Update: Stonehenge Tunnel Gets Official Green Light

Adjustment to Road’s Path Will Allow Unobstructed View of Solstice Alignment but Many Insist Heritage Site Is at Risk

After a 50-meter realignment and budget increase of £200 million, UK Transport Secretary Chris Grayling has given final approval to a 1.8 mile long tunnel that will run under the ancient site of Stonehenge, replacing the current highway that just skirts the prehistoric site. Many archaeologists felt the massive construction would have far reaching effects on the surrounding area and strongly opposed the project.

Concerns that one of the entrances to the proposed tunnel would interfere with the view of the setting sun on the winter solstice at the World Heritage site had also become a rallying cry for the Druid and Pagan communities that celebrate rites at Stonehenge, and for members of the public concerned for its preservation. A 50-meter shift in the tunnel entrance in the final plan will at least allow the solstice view to be accessible.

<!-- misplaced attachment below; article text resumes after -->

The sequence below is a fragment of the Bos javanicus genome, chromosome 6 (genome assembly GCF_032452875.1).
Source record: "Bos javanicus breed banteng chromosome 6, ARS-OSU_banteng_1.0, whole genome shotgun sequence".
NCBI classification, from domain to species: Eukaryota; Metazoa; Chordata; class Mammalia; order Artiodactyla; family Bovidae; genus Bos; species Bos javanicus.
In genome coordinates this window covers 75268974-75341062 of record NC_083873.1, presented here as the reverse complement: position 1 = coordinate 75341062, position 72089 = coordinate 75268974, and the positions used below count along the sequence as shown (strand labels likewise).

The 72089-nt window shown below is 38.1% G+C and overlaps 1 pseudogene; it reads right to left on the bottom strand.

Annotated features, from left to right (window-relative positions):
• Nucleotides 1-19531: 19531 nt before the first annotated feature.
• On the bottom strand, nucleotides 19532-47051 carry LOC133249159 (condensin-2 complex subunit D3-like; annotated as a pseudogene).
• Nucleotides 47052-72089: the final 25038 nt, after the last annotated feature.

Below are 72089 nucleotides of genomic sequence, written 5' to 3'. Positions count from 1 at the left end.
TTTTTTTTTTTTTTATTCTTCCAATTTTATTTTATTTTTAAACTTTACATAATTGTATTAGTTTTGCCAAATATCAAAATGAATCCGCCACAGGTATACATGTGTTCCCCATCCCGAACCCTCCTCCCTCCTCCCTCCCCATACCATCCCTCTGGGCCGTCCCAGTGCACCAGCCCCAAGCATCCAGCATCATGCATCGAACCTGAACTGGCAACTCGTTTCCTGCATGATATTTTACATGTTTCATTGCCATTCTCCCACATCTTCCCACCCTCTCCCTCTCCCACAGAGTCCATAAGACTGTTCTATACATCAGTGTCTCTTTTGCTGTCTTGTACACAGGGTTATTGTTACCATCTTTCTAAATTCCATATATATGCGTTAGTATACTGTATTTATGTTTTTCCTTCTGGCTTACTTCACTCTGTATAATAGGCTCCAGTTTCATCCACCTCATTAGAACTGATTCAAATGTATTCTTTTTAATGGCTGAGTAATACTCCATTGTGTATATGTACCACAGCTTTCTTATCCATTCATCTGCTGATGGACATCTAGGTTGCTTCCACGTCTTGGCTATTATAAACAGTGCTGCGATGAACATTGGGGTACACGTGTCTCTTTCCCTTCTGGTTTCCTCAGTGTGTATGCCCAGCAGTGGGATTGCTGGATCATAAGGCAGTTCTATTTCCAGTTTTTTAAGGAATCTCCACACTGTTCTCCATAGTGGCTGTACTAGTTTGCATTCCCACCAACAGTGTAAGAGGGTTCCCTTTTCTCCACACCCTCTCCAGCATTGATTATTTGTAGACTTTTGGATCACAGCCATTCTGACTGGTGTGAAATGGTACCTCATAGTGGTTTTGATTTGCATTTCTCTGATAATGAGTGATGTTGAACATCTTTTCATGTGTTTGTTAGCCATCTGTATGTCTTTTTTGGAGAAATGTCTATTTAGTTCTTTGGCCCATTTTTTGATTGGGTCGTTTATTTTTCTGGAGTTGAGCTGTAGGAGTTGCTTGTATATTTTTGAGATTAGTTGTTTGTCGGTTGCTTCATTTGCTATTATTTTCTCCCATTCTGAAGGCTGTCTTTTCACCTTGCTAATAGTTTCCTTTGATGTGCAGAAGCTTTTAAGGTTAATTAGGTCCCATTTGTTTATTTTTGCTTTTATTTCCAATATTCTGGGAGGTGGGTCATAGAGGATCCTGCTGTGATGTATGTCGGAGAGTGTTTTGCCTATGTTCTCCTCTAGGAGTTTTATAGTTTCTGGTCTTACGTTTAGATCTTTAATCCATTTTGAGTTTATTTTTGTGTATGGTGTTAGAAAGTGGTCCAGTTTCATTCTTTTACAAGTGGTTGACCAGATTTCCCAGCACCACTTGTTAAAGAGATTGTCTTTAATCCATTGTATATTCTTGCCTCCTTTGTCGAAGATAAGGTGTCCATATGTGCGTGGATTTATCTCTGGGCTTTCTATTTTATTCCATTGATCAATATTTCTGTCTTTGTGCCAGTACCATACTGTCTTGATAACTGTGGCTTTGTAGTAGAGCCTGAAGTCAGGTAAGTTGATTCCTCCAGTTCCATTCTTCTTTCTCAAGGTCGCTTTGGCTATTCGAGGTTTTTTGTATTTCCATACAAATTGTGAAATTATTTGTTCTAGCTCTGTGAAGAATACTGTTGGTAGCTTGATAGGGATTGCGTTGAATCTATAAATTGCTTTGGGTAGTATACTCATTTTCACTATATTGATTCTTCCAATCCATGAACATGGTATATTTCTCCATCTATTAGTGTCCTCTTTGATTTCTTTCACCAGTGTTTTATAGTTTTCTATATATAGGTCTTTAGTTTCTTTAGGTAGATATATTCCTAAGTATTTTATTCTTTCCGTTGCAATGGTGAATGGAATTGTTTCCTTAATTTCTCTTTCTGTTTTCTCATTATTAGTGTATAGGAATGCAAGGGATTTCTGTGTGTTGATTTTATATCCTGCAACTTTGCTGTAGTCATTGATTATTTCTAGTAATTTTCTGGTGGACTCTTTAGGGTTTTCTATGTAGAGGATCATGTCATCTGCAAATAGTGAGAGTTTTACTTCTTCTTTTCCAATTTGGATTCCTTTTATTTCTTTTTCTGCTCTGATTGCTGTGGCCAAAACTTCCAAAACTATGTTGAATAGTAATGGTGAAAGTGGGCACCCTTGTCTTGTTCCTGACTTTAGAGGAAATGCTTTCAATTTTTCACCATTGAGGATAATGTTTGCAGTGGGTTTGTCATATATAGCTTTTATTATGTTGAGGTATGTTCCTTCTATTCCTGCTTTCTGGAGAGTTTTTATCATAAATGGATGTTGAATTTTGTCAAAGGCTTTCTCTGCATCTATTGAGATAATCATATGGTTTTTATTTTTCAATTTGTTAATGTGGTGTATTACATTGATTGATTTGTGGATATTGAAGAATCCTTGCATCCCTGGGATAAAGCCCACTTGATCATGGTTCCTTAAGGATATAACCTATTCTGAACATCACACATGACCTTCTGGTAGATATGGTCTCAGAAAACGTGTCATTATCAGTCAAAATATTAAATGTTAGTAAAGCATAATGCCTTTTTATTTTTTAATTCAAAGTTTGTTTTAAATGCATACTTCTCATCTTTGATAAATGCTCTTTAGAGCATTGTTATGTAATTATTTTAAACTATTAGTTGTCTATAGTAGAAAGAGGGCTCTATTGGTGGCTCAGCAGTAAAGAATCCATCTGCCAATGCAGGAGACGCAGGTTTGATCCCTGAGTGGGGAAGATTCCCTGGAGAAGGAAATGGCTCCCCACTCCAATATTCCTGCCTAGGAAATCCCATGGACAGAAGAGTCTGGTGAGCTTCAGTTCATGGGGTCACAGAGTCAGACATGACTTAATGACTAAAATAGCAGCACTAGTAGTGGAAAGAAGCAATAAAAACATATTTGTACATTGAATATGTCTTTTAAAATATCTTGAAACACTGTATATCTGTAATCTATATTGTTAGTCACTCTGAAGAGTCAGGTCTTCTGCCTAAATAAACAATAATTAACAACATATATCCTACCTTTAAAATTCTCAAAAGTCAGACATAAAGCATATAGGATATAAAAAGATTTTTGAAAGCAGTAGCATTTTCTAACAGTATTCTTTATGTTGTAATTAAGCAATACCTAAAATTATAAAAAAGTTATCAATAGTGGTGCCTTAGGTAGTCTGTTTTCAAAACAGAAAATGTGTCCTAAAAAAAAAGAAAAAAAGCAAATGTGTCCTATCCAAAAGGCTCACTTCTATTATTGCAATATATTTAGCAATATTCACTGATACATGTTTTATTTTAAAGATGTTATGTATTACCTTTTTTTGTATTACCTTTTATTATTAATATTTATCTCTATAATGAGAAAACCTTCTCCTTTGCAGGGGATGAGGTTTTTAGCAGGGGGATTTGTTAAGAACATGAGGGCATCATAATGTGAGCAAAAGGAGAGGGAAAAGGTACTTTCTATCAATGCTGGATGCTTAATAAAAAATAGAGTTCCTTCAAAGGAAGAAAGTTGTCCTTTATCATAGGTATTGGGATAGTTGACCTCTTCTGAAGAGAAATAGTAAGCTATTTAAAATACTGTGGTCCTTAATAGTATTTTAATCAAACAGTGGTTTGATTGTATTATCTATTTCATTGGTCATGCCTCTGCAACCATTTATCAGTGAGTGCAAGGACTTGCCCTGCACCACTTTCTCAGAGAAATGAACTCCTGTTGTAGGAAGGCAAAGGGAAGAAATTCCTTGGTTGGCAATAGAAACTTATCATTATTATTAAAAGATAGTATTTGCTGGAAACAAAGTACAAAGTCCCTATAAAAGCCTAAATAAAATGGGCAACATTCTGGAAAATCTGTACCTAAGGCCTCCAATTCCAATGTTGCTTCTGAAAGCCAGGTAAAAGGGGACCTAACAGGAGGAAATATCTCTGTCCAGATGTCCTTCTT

As noted in Tunnel Under Stonehenge? (Committee for Cultural Policy, June 22, 2017), “The tunnel is designed to relieve congestion on the antiquated A303 highway that presently runs right through the site. The A303 is a heavily trafficked link to destinations in southwest England between two major highways, the M3 and M5.”

Through Stonehenge, the traffic slows in the areas where the stones can be seen from the road, creating bottlenecks, as well as exhaust and noise pollution, that interfere with visitor experience in the heritage site, according to supporters of the tunnel project. The tunnel will be 2.9 km long and travel up to 40 meters below ground at its deepest. This is as long as a tunnel can be without requiring massive ventilation tubes to the surface, which is not possible at the Stonehenge site.

Although the tunnel may improve the current “visitor experience,” concerns that the creation of the tunnel may destroy future understanding of the site remain. Archaeologists and preservationists say that the tunnel will have dire effects on the nearby site of Blick Mead, where recent discoveries have shed light on how the builders of Stonehenge once lived.  Archeologists fear that the concrete tunnel will change the character of the soil where potential artifacts are buried, accelerating their breakdown and causing them to disappear from the archeological record forever.

Though fears and controversy remain, the decision is final. There will be a tunnel under Stonehenge.

Farm carts near Stonehenge, 1885

Illustration of planned double tunnel

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